3. The writer is damaged by her damaged mother. Linda and her husband, Miguel, are burdened with family scars as well. In 1966, Canadian psychiatrist Vivian M. Rakoff and her colleagues recorded high rates of psychological distress among children of Holocaust survivors, and the concept of generational trauma was first recognized. Are there patterns in your family that you can link to long-ago traumas of an earlier generation? Have you done any specific work to release their hold on you?

4. There is much debate among novelists about whether or not to write about the Covid-19 pandemic. Some feel it is too soon to “go there” and are confining their novels to before or after this global experience. Royce chose to capture the eerie “twilight zone” feeling of desertion and claustrophobic heat of the Florida lockdown in 2020, finding it conducive to the true crime and noirish ambience of Reef Road. Do you agree that the pandemic lockdown mimicked a wartime siege and lent constraints that served the thriller?

5. Are you a true crime afficionado? What do you think it is about delving into horrific acts that really took place that makes us feel a sense of satisfaction or relief? And is that sense of relief possible if the crime has remained unsolved?

6. Reef Road fictionalizes an unsolved murder that took place in Pittsburgh in 1948. The author did not wish to comment on the real crime or its possible perpetrator. And she felt that fiction was a cleaner vehicle to explore overarching truths of human nature, minus the encumbrances of factual details. Have you considered this concept—telling truth through fiction—and do you agree with it?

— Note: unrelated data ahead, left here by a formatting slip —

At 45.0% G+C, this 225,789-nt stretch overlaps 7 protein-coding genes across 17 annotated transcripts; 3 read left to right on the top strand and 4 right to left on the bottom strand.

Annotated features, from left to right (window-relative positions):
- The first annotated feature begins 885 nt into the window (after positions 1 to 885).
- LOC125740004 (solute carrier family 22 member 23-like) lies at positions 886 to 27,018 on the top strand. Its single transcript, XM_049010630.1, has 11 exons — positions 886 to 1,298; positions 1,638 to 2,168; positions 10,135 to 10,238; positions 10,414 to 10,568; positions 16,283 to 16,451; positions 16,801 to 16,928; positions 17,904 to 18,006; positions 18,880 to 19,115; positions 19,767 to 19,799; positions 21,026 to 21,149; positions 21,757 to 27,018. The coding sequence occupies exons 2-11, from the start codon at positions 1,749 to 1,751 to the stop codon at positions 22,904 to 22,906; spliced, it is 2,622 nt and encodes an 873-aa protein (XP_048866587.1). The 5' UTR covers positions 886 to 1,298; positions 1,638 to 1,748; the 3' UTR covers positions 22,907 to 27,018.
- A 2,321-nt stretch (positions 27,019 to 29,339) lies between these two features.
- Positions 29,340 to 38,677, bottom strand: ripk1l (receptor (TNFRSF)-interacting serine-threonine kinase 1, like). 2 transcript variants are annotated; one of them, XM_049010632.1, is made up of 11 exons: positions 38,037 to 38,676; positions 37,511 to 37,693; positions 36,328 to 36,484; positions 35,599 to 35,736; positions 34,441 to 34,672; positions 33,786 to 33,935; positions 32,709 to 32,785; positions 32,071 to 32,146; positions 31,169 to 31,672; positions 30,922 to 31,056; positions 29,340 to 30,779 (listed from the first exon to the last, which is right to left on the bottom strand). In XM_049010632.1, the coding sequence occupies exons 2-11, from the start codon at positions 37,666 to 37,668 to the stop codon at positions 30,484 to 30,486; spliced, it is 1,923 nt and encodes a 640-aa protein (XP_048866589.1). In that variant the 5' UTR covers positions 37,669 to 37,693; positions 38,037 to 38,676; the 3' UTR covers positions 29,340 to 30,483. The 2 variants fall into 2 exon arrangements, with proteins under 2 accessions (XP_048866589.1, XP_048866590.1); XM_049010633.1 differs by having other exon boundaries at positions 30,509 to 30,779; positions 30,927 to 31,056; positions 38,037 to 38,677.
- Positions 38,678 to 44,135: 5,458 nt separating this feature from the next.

7. Linda Alonso is a complicated woman, driven by strong passions. She changes sexual partners freely and uses people to get what she wants. Her storyline is the noir element of Reef Road. She does, however, deeply love her children, Diego (Gogo) and Esperanza (Espie). Is her love for her children enough to redeem her in your eyes?

8. The writer remains nameless until a pivotal moment when her name is revealed along with a central point of the plot. This is a moment when the separate storylines are joined and the reader understands what unites them. Were you surprised by these revelations and did you find them satisfying?

9. The writer’s sections are written in first person and resemble journal entries. Linda Alonso’s sections are written as a book-within-a-book. We hear Linda’s “voice” in third person but she remains unreliable. And the prologue of the book plays out as a bird’s-eye-view of the two teenage surfers and their gruesome discovery on Reef Road Beach, watched by the writer at a distance. Do you enjoy a changing perspective such as these in Reef Road? If you were to write a book (or have already?), what is your chosen voice?

10. Near the end of the book, the writer quotes the bible and the Greeks and Shakespeare to talk about the sins of the fathers raining down upon the heads of the sons. Surely we live in a time when we are equipped to do the work to shake off the demons of the past, don’t we? Or do we?

11. The writer leaves Linda’s children alone when she finds them in Mexico. Emma Straub writes in This Time Tomorrow, “Happy endings were too much for some people, false and cheap, but hope—hope was honest. Hope was good.” So—while Reef Road doesn’t end in a “happily,” did you feel hope for Linda’s children at the end?